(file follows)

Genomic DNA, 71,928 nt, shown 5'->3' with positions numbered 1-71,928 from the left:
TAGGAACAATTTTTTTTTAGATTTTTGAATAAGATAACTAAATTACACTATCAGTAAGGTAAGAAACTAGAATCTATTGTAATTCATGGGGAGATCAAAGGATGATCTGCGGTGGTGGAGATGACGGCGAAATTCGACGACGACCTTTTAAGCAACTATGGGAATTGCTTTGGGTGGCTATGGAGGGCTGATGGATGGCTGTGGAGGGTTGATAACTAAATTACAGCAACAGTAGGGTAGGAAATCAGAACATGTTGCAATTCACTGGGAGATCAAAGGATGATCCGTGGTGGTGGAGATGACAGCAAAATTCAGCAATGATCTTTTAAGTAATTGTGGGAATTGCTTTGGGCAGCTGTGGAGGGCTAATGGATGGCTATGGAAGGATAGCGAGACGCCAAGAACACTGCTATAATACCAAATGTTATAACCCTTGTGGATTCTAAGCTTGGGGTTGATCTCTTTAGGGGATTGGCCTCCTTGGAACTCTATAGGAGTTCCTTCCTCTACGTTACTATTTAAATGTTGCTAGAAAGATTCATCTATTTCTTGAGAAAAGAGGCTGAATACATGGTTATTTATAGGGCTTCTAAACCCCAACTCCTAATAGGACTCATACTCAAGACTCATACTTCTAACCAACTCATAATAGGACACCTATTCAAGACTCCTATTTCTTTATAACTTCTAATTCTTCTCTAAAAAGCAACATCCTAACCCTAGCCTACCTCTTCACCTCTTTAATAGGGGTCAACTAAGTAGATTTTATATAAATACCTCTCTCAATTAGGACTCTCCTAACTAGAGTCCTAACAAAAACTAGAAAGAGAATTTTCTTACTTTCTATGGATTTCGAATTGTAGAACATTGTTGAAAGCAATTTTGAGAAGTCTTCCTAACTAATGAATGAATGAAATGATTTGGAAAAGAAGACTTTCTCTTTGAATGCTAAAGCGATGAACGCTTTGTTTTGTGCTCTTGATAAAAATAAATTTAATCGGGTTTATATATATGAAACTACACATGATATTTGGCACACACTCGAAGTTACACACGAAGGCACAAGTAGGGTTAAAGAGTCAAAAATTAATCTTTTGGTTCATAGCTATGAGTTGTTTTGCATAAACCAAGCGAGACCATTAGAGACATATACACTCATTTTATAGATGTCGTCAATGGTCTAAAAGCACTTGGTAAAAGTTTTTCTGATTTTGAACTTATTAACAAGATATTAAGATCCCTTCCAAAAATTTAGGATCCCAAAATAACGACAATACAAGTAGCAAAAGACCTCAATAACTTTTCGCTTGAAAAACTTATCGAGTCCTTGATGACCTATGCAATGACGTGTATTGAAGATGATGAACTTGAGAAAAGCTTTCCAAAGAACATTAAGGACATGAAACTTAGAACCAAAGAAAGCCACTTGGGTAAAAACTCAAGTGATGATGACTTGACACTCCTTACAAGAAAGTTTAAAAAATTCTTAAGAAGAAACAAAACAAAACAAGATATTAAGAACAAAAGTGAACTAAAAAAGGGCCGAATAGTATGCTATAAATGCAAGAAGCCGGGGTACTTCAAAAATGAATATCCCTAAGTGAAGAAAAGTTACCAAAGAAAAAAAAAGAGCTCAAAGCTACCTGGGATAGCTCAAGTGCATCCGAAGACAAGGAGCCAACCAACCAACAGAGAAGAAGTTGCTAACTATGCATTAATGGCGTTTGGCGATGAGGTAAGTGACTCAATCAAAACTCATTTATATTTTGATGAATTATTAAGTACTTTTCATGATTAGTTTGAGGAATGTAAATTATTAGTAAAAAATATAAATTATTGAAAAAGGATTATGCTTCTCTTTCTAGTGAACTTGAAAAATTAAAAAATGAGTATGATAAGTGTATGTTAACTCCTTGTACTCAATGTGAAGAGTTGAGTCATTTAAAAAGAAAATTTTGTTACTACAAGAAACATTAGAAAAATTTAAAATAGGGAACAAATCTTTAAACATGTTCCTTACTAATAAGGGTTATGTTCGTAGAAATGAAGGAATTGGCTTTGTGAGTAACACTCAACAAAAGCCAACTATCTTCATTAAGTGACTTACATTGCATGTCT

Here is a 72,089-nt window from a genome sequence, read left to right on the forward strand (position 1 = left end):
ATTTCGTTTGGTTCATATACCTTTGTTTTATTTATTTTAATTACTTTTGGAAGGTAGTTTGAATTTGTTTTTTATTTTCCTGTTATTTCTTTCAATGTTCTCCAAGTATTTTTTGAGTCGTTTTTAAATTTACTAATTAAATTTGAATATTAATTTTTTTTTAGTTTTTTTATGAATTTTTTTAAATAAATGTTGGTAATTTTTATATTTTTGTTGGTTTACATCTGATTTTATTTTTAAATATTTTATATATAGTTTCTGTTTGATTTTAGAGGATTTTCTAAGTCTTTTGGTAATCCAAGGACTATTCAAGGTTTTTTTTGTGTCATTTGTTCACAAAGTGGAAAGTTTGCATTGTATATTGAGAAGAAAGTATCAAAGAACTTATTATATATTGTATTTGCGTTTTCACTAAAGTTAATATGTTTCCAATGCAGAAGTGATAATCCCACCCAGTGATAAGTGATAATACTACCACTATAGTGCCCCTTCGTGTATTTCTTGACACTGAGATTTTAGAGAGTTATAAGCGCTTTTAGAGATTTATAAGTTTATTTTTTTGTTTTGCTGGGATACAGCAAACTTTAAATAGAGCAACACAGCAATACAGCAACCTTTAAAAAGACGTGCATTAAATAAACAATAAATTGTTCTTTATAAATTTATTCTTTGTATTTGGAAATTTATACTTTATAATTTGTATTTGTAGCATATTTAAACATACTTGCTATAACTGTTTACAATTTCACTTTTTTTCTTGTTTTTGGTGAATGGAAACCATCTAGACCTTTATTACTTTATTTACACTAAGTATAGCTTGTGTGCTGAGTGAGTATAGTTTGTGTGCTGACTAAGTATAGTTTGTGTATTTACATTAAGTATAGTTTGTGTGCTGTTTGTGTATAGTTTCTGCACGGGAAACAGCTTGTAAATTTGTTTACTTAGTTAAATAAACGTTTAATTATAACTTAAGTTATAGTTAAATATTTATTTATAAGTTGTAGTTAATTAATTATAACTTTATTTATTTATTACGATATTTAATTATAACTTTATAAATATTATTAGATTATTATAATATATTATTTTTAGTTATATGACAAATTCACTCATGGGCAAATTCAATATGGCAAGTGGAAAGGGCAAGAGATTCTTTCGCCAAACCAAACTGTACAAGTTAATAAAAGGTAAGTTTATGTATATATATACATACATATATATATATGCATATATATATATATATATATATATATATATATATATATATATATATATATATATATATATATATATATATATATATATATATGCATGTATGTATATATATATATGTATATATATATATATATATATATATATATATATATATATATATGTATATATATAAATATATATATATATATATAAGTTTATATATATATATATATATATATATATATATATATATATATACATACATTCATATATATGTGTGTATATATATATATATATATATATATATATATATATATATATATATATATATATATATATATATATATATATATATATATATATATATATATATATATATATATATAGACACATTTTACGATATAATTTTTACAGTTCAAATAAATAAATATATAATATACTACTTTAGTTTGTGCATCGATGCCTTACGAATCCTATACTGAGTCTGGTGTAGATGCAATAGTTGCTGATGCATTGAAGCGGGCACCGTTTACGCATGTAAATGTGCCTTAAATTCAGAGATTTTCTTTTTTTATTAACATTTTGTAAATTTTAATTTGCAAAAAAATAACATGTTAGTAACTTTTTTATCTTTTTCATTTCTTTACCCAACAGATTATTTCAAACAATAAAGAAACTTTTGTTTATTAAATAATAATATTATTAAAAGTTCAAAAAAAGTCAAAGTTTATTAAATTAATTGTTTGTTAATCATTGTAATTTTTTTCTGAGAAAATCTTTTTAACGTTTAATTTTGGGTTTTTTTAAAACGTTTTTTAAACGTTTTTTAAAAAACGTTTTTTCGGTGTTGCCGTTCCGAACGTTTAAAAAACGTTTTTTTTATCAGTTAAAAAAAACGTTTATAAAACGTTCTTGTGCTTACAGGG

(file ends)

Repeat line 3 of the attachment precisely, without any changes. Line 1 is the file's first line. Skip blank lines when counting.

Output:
Here is a 72,089-nt window from a genome sequence, read left to right on the forward strand (position 1 = left end):